2. Notre Dame coach Mike Brey said on the ESPNU College Basketball Podcast Thursday that the Irish had talked to the other seven Catholic schools about forming a national Catholic conference. If the ACC option didn't occur then the Irish would have bolted with the rest. That shows how much this has been discussed and was a distinct possibility. Pitt coach Jamie Dixon also said on the same podcast that he was told the reason Marquette and DePaul were added 10 years ago was to ensure the five Catholic schools had seven members to retain an NCAA bid if they decided to leave. He said the eventual split of football and non-football was always inevitable, and may have actually happened later than predicted.

3. The Minnesota staff has been high on their team for three years running. But this is the first time the Gophers truly believe there is staying power with this crew, and for a few key reasons: The returning players have completely bought into the team concept; the bench is as deep as it has been under Tubby Smith; Rodney Williams and Trevor Mbakwe are a pair of tough, interior players who can be counted on to play their role and Andre Hollins is having an all-star season. But the Gophers will know immediately in the Big Ten if they are pretenders or contenders. Minnesota has a brutal start to the league. It hosts Michigan State and Northwestern before road games at Illinois and Indiana, with a home game against Michigan wedged in before games at Northwestern and Wisconsin -- all from Dec. 31 to Jan. 26.

3-point shot: More errors in judgment

November, 29, 2012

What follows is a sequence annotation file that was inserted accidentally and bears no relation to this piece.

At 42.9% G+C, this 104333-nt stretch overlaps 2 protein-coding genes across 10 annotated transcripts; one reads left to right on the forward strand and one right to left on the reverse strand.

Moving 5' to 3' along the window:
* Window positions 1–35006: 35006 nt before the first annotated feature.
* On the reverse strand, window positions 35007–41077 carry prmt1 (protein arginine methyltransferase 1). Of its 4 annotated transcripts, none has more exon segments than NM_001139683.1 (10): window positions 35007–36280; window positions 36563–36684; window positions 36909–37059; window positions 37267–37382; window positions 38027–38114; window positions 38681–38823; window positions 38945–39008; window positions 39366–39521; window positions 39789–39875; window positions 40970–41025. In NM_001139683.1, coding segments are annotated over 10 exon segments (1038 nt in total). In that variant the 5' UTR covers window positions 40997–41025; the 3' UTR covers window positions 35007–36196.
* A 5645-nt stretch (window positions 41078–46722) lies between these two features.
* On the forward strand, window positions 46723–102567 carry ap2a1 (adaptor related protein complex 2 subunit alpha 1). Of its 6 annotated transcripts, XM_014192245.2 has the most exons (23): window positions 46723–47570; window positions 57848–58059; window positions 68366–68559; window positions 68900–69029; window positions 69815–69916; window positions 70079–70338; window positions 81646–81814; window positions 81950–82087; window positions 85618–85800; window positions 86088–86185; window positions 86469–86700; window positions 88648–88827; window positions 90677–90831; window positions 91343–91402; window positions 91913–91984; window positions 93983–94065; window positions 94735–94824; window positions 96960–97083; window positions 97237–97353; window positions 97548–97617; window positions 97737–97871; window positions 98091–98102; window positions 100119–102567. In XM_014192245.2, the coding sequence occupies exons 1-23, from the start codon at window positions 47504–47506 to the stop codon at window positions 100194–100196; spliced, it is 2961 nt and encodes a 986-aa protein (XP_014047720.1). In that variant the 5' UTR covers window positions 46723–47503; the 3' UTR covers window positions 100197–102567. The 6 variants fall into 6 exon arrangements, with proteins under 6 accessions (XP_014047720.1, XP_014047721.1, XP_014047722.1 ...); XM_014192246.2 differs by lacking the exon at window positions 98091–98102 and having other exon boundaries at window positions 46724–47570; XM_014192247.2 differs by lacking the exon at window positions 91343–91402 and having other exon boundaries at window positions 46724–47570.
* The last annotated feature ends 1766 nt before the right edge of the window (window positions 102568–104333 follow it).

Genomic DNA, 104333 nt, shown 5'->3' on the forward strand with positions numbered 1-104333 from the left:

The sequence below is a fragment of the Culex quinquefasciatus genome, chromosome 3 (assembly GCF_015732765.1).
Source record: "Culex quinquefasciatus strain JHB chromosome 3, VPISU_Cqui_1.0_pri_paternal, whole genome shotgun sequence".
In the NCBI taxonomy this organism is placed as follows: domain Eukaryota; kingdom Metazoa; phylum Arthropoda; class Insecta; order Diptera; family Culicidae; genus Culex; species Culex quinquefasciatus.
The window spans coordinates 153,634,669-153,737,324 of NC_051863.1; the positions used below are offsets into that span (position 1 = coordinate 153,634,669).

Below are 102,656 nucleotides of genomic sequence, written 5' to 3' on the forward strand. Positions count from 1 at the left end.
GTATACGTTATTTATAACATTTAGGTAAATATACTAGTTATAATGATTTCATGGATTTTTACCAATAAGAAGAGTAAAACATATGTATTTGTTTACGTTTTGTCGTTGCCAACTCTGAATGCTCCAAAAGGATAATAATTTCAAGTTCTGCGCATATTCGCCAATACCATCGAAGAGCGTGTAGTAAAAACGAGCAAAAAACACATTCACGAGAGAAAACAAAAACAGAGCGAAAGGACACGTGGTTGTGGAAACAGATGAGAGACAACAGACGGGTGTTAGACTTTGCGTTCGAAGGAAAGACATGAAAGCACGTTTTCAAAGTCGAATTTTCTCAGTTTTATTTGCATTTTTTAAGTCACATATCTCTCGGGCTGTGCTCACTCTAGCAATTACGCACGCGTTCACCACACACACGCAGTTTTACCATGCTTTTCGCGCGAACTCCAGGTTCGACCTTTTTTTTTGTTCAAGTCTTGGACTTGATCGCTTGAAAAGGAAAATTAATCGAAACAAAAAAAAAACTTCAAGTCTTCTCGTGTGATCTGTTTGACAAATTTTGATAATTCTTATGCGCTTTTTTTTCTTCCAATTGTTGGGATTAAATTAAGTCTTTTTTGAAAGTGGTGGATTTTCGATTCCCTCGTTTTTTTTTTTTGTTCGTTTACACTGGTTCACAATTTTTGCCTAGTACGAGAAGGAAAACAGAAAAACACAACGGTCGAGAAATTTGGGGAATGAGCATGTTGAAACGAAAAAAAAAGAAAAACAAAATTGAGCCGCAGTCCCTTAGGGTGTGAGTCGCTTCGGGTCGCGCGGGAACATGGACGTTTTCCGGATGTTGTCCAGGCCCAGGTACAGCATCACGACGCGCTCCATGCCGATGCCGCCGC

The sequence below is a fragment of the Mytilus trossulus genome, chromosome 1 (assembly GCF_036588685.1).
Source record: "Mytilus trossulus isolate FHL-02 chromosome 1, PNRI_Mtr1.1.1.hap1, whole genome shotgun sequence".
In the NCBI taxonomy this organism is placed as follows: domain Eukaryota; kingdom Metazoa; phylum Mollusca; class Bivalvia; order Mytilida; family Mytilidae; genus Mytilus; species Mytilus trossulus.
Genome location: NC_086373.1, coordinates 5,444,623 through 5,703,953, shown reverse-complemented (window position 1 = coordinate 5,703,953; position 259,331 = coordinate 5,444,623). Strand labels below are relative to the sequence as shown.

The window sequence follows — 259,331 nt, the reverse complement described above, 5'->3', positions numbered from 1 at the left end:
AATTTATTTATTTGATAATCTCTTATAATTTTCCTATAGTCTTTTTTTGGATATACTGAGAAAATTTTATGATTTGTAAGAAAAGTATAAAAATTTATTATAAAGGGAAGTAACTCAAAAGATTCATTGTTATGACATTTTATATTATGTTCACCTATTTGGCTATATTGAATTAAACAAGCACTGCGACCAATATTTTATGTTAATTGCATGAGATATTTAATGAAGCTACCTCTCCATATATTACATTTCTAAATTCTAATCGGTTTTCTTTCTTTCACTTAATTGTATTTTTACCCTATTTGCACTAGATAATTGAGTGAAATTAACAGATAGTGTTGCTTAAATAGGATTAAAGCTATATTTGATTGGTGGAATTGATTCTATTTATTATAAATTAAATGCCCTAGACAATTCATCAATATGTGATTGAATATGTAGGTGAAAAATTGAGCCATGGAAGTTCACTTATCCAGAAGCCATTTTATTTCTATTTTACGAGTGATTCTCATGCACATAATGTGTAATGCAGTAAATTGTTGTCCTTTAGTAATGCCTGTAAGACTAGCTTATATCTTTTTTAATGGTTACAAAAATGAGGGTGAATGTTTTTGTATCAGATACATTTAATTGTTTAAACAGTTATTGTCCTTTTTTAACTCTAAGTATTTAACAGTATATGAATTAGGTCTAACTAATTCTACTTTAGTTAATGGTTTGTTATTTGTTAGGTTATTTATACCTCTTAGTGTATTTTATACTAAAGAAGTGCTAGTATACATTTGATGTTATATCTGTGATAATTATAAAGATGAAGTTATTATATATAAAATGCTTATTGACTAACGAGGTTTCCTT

1. Clemson's Milton Jennings had better be apologizing to his Tigers teammates for quite some time after his arrest early Wednesday for possession of one ounce or less of marijuana, according to the Anderson (S.C.) Independent Mail. Why? The Tigers played well for a rebuilding club at the Old Spice Classic in Orlando, Fla., and should have protected their home court and beaten Purdue in the ACC/Big Ten Challenge on Wednesday. Instead, the Tigers lost to the Boilermakers by 12. Jennings was averaging a team-high 10.8 points a game. Jennings' lack of leadership had a direct effect on this loss. Meanwhile, Ernie Zeigler, the former Central Michigan coach and father of Pitt forward Trey Zeigler, said his son has apologized to team staff and in person to athletic director Steve Pederson for a DUI over the weekend. Zeigler has been indefinitely suspended by Pitt coach Jamie Dixon. "Trey is a very good kid who made a bad mistake,'' said his father. "He showed very poor judgment. He will be disciplined by the judicial system, currently by coach Dixon and, more importantly, by his parents. We are extremely confident Trey will learn, grow and ultimately respond in the appropriate fashion to the adversity he brought upon himself.''

2. Tulane coach Ed Conroy is confident that the Green Wave can live up to the challenge of playing their games at the New Orleans Arena (capacity 18,500) when they join the Big East rather than playing at the Devlin Fieldhouse (formerly Fogelman), which holds 3,600. Conroy said the setup will be similar to St. John's, which plays its marquee games at Madison Square Garden and other random games on its campus in Queens, N.Y. Conroy said Tulane will play non-conference games at Devlin and Big East games at the home of the NBA's Hornets. Conroy said playing the Big East games at the Hornets' site was part of the deal of admission to the conference. Of course, this further complicates scheduling for the Big East, most notably assistant commissioner Tom Odjakjian. He lost school-controlled arenas at Louisville, Rutgers and Notre Dame in 2014 and '15 and added one in Tulane that nevertheless will be at the mercy of the NBA schedule. Odjakjian also got one campus-controlled arena and one where he'll have to wrestle pro dates away from the NBA with Temple and Memphis, respectively.

3. The frustrations at Texas are bubbling over. Texas gave the NCAA information on Myck Kabongo's paid workout last May (former teammate and current Cleveland Cavalier Tristan Thompson has already been quoted saying he paid for the plane ticket but Kabongo's brother paid him back). The school submitted its paperwork "a while ago,'' according to a source, but no word from the NCAA on any penalty. Texas has already held Kabongo out of six games and the Longhorns are 4-2 in his absence.